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Republicans demand answers from DOJ and FBI over Trump search raid

Updated August 9, 2022 at 7:19 PM ET

Republican allies of former President Donald Trump are decrying Monday's FBI search of his Mar-a-Lago property as a federal overreach and they're vowing to launch investigations over it.

The FBI's move is part of an ongoing Department of Justice probe into Trump keeping documents that he was supposed to turn over to the National Archives and Records Administration after leaving office.

In a statement Monday evening, Trump announced news of the search, saying agents had gone through his resort and residency in Palm Beach, Fla., earlier that morning.

Top GOP House members are demanding increased transparency from the DOJ and FBI following the search. In a statement Monday night, House Minority Leader Kevin McCarthy, R-Calif., pledged to launch an investigation.

"When Republicans take back the House, we will conduct immediate oversight of this department, follow the facts, and leave no stone unturned. Attorney General Garland, preserve your documents and clear your calendar," McCarthy said.

Republicans on the House Judiciary and Oversight committees are hoping to hear from DOJ and FBI officials this week.

Ohio Republican Rep. Jim Jordan called out both Garland and FBI Director Christopher Wray Monday night during an appearance on Fox News, demanding both officials brief the Judiciary Committee, for which Jordan is the ranking member.

The Oversight Committee is also asking for a briefing from Wray, according to a letter from Ohio Republican Congressman and ranking member Michael Turner.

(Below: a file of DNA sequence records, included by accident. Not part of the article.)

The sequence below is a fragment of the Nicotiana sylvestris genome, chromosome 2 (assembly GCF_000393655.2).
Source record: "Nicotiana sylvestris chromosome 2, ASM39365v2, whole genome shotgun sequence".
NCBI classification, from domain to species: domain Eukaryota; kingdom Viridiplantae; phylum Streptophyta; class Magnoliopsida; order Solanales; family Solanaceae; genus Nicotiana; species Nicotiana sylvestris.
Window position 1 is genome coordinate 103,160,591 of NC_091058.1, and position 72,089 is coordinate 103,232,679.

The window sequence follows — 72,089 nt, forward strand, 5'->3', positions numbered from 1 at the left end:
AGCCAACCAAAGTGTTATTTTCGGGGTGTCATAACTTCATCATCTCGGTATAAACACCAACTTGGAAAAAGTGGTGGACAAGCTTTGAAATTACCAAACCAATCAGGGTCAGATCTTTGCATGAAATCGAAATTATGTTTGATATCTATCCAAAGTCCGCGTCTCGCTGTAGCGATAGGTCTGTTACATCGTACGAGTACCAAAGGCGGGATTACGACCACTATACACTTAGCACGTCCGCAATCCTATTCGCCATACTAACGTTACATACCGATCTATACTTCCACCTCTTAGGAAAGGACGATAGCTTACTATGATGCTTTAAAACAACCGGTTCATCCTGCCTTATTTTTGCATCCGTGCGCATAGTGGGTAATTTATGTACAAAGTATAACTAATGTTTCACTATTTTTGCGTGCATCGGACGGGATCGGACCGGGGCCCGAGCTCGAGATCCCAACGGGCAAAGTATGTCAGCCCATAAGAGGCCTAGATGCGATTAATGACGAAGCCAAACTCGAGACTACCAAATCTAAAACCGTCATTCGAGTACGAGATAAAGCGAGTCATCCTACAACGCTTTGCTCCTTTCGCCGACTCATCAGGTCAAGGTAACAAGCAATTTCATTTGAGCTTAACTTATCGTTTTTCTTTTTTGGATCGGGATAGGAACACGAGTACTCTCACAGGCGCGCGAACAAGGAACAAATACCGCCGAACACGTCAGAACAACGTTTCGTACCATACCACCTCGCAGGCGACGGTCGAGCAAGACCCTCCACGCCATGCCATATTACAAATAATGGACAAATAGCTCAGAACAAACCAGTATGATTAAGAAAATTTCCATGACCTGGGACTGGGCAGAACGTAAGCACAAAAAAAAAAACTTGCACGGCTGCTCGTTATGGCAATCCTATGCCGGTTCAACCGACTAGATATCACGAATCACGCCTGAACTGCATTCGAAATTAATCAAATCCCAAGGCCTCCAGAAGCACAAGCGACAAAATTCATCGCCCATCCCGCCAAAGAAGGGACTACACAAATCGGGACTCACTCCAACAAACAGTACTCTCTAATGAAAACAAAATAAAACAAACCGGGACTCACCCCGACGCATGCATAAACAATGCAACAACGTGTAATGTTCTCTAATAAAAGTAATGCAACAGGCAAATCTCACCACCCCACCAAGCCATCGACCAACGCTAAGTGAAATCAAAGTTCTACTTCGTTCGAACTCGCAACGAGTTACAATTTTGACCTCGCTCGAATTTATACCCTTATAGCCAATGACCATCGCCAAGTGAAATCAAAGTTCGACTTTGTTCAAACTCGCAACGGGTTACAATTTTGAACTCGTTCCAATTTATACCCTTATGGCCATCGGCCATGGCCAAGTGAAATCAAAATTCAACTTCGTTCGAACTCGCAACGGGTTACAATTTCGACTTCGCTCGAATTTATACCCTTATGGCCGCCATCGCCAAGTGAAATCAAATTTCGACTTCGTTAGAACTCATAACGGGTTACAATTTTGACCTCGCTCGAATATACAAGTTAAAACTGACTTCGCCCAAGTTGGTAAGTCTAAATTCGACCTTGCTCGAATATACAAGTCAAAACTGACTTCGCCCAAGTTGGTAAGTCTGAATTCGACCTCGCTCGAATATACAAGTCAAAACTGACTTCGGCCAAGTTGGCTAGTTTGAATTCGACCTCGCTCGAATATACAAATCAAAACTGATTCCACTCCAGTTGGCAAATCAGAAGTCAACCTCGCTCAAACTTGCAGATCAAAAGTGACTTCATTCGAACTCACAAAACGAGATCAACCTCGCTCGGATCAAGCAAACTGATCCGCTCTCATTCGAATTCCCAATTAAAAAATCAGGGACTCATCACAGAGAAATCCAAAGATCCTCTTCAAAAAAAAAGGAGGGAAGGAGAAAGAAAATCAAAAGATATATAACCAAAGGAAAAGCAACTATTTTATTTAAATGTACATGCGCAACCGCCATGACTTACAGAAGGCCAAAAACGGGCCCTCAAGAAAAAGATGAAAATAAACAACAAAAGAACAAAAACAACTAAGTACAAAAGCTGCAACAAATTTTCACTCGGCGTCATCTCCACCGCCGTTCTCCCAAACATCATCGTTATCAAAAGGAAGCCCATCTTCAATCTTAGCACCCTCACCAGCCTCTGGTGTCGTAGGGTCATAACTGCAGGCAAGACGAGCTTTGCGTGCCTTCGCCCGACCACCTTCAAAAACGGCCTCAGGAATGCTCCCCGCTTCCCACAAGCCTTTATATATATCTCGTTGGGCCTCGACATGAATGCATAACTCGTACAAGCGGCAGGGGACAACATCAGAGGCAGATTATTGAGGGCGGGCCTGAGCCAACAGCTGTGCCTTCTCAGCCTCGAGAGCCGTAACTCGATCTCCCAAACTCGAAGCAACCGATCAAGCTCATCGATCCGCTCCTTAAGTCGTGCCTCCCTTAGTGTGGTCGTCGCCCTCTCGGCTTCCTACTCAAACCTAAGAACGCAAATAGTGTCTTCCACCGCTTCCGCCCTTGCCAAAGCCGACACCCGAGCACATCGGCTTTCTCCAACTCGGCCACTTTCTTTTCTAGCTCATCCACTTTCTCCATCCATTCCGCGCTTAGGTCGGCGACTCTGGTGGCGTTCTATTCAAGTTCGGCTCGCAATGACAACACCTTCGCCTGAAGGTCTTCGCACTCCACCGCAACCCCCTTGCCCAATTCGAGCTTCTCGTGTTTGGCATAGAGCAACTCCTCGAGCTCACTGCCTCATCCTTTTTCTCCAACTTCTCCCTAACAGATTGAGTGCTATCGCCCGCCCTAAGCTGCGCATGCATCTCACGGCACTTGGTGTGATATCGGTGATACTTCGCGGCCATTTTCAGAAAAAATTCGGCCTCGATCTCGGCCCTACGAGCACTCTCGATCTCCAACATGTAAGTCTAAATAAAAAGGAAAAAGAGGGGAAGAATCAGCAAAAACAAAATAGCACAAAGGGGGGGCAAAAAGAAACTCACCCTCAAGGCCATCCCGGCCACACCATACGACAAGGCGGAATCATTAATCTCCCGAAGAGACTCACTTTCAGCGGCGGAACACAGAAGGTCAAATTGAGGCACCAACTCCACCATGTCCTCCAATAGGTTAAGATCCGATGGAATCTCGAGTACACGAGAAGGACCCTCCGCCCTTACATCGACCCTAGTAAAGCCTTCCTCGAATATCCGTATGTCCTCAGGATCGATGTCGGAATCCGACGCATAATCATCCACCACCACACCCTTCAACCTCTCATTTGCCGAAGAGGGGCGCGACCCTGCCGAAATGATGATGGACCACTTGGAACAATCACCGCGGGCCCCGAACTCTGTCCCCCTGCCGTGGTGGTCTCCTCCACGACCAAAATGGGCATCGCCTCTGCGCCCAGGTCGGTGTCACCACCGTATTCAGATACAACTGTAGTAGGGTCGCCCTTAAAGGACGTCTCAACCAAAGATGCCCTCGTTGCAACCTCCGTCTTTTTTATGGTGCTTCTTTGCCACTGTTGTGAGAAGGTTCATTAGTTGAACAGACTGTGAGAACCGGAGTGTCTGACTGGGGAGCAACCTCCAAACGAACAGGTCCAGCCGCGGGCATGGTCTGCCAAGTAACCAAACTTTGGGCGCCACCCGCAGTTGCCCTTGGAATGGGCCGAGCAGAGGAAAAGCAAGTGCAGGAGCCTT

Similarly, Maryland Gov. Larry Hogan called on the Biden administration to release "at a minimum" the documents authorizing the FBI search.

White House spokeswoman Karine Jean-Pierre said Tuesday the president did not receive notice of the search and referred questions to the Justice Department. Jean-Pierre said Justice conducts investigations independently, and the president is committed to ensuring the department's work is free from political influence.

"The president was not briefed, was not aware of it. No one at the White House was given a heads up," Jean-Pierre said.

"We learned just like the American public did yesterday," she said.

The GOP response has varied in the Senate

Senate Minority Leader Mitch McConnell issued a statement on Tuesday evening after declining to answer a question about the FBI search when asked about it at a press event related to flooding in Kentucky, his home state.

"The country deserves a thorough and immediate explanation of what led to the events of Monday. Attorney General Garland and the Department of Justice should already have provided answers to the American people and must do so immediately," McConnell said in the statement.

Fellow Senate Republicans who are vocal supporters of Trump didn't wait for McConnell to start speaking out earlier.

"At a minimum, Garland must resign or be impeached," Sen. Josh Hawley, R-Mo., wrote. "The search warrant must be published. Christoper Wray [sic] must be removed. And the FBI reformed top to bottom."

Sen. Lindsey Graham, R-S.C., also criticized the FBI's decision, alluding that the move may be politically motivated by the approaching midterms and the possibility that Trump will likely run for president again in 2024.

"Doing this 90 days before an election reeks of politics," he said on Tuesday, adding that he believed Trump "was going to run before. I'm stronger in my belief now."

Copyright 2022 NPR. To see more, visit https://www.npr.org.

Corrected: August 8, 2022 at 11:00 PM CDT
A previous version of this story misspelled Sen. Lindsey Graham's name. The story has been updated to also reflect that he's from South Carolina, not North Carolina.
Elena Moore is a production assistant for the NPR Politics Podcast. She also fills in as a reporter for the NewsDesk. Moore previously worked as a production assistant for Morning Edition. During the 2020 presidential campaign, she worked for the Washington Desk as an editorial assistant, doing both research and reporting. Before coming to NPR, Moore worked at NBC News. She is a graduate of The George Washington University in Washington, D.C., and is originally and proudly from Brooklyn, N.Y.
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